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Nov 20, 2019

Charitable Donations Continue Through QCDs

Recent changes to the federal income tax laws make it less likely that taxpayers will itemize deductions, like charitable donations. This is, in large part, because fewer taxpayers benefit by itemizing their deductions with the increased standard deduction amount (now generally $24,000 for a married couple filing jointly). According to one study, only 13.7% of taxpayers will itemize deductions on their 2019 federal tax return – down from 31.1% who itemized deductions before the changes took effect.1 At certain income levels, the estimated gap increases to four times fewer people itemizing under the current law. One of the goals of tax reform was to simplify tax filing for the average American. Claiming the standard deduction instead of itemizing does simplify the tax return process. Unfortunately, one unintended result of these changes has been a reduction in charitable donations by individuals. Statistics on the exact amount vary, but it’s clear that taxpayers have less financial incentive to donate when there is no tax deduction available for the donation.

 

For taxpayers who own an IRA, however, there is still a way to donate to a charity and reduce their tax liability. If you own an IRA (or an inherited IRA) and are age 70½ or older, you can make a tax-free Qualified Charitable Distribution (QCD) of up to $100,000 each year. Because QCDs must come from pre-tax savings, the money you donate will be entirely tax-free (you did not pay tax on the money going into the IRA and you will not pay tax on the money you donate). As another incentive to donate from your IRA, you may satisfy your required minimum distribution (RMD) with a QCD. This can help decrease your taxable income for the year because you don’t have to include in income the amount of RMD you choose to donate. Another benefit for some taxpayers who have a large amount of basis (nondeductible contributions) in their traditional IRAs is that because QCDs must come from pre-tax savings only, making a QCD can help deplete an IRA of assets that you would otherwise be taxed on when distributed from the IRA. This increases the proportionate amount of basis left in the IRA so future distributions will include more nontaxable dollars.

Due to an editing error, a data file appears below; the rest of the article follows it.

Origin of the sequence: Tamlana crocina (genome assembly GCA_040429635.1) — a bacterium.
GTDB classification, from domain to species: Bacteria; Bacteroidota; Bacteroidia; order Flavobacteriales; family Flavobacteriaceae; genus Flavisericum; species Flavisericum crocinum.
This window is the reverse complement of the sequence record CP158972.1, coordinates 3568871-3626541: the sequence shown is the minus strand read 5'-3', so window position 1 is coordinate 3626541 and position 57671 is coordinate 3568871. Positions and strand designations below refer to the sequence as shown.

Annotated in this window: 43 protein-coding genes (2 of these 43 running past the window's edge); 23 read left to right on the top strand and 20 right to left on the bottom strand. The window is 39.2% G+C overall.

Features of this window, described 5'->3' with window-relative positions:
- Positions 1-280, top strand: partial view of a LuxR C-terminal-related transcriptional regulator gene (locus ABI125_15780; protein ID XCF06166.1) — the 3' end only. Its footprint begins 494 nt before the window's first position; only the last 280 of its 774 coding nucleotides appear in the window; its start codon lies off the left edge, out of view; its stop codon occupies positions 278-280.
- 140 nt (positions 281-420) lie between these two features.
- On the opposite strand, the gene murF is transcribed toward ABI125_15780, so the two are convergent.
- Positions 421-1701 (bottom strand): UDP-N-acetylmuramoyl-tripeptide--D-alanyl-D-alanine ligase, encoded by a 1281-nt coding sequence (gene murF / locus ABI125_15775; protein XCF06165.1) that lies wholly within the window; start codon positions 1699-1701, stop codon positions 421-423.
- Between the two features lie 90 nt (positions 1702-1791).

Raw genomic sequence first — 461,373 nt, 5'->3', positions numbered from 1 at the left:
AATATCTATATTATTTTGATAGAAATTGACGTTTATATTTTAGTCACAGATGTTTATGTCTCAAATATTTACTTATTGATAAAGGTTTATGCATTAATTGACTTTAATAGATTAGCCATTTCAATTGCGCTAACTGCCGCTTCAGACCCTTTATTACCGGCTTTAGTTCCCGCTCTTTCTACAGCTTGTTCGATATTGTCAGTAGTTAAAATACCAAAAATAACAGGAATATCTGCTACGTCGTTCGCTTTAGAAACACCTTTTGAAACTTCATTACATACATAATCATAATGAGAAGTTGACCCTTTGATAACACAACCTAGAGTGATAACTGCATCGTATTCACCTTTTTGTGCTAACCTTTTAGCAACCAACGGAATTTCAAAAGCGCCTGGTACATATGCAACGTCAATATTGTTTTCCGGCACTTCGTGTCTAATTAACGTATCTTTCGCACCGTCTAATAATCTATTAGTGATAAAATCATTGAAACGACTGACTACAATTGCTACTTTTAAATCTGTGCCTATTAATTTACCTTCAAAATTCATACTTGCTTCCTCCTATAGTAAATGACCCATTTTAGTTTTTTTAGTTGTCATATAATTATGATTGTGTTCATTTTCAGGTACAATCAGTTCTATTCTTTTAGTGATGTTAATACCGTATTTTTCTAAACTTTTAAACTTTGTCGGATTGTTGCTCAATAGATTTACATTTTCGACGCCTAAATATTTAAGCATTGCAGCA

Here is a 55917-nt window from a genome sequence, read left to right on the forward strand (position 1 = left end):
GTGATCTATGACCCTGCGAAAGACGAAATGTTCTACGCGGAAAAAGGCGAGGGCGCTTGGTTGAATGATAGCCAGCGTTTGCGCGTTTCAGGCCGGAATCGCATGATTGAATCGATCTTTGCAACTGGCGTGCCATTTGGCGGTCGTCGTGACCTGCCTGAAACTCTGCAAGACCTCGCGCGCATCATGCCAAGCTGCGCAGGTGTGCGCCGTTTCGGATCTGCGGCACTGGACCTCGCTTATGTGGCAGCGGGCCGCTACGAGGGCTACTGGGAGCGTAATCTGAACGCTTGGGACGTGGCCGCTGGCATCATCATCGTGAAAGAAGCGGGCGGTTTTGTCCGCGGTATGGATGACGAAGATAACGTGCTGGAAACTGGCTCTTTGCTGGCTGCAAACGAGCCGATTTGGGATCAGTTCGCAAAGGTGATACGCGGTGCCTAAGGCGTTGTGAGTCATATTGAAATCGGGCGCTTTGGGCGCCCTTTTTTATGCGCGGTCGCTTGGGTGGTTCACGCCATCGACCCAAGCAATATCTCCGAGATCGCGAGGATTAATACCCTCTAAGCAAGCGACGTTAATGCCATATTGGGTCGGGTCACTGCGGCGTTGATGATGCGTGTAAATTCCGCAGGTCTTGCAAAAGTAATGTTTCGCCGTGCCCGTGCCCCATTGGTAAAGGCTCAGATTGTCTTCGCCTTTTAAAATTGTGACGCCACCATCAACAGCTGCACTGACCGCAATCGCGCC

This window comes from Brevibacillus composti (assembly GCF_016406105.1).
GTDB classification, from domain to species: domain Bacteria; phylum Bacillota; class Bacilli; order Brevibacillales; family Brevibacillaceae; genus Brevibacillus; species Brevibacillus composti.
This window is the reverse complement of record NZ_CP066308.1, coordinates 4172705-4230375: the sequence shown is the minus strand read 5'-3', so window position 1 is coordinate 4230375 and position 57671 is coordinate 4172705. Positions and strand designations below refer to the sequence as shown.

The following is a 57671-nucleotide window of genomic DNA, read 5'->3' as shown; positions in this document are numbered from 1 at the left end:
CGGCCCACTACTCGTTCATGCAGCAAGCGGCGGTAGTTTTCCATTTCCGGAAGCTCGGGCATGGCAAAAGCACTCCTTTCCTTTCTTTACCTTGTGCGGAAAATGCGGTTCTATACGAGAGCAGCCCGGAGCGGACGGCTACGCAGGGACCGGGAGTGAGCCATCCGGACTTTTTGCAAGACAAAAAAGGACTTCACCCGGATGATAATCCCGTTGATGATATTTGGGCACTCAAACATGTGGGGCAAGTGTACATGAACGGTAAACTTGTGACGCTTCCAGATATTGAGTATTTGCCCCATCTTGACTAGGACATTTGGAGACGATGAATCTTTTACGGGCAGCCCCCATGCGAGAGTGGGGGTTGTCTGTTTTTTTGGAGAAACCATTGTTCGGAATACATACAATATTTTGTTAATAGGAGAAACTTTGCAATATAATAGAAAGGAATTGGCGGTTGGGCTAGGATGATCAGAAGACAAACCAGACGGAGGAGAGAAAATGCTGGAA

To make a tax-free QCD, you must meet certain requirements.

  1. Confirm the organization is qualified. Qualified charitable organizations eligible to receive a QCD generally include churches, 501(c)(3) organizations, nonprofit colleges, museums, hospitals, research organizations, Veterans’ organizations, fraternal societies and associations, and governmental or political subdivisions like a city police department. You can use the IRS’s Tax Exempt Organization Search to find qualifying charitable organizations.
  2. Request information from the charitable organization. Contact the organization to obtain instructions for transferring the funds and completing a QCD transaction.
  3. Request a direct transfer. Instruct your IRA custodian to directly transfer your donation from the IRA to the charitable organization. This is an important step. You cannot make a QCD from an IRA distribution you have already received.
  4. Confirm timing requirements. The donation must be made by December 31 of the tax year. Confirm with your IRA custodian that the distribution can be processed by December 31.
  5. Choose the dollar amount. You may exclude up to $100,000 from taxation each year as a QCD. Your spouse, if you file a joint tax return, can also exclude up to $100,000 as a QCD.
  6. Make sure your IRA assets qualify. A QCD must be made from assets that would otherwise be taxable when withdrawn from the IRA. And you cannot make a QCD from an ongoing SEP or SIMPLE IRA that continues to receive contributions under an employer’s SEP or SIMPLE IRA plan.
  7. Keep documentation. Document the transfer for your tax files. You should have the same type of acknowledgment of your contribution from the charitable organization that you would need to claim a tax deduction for a charitable contribution.  

 

To Learn More

To learn more about how you can make a QCD for 2019, contact Mainstar Trust and the charitable organization of your choice to obtain all the necessary information to complete the donation.

 

1 Tax Foundation, “How Many Taxpayers Itemize Under Current Law? September 12, 2019

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